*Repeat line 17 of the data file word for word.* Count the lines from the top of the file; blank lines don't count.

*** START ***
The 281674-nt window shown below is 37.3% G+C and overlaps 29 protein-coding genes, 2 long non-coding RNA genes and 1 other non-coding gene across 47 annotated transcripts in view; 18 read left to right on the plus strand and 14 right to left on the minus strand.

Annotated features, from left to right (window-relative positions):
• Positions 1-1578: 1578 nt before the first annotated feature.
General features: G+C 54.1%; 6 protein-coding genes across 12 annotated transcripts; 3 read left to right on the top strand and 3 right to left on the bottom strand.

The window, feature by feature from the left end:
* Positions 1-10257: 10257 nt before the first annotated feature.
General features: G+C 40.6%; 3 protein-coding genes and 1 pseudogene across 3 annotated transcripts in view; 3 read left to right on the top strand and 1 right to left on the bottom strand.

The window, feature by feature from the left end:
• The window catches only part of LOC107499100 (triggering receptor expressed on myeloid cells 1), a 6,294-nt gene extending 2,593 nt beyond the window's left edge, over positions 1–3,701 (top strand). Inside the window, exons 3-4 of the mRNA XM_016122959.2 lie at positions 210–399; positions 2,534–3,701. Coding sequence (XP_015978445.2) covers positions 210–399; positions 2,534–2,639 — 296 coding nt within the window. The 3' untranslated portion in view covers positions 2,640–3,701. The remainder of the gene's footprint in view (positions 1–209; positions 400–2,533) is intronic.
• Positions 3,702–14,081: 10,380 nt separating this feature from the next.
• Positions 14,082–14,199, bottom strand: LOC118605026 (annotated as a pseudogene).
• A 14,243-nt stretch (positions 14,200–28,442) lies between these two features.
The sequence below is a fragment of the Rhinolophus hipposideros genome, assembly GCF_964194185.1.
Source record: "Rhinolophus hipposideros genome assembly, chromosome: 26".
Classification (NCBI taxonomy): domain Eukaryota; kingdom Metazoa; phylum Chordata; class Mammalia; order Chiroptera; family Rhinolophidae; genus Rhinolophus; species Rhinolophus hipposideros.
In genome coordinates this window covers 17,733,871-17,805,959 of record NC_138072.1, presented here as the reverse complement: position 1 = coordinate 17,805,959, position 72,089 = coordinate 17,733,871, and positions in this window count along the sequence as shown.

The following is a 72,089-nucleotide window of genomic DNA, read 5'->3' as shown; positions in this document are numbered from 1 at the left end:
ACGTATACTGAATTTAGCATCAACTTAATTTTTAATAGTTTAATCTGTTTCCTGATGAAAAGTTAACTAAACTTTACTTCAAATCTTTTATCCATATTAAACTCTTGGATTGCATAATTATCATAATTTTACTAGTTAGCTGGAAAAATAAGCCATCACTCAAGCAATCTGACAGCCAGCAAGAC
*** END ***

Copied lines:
The following is a 72,089-nucleotide window of genomic DNA, read 5'->3' as shown; positions in this document are numbered from 1 at the left end: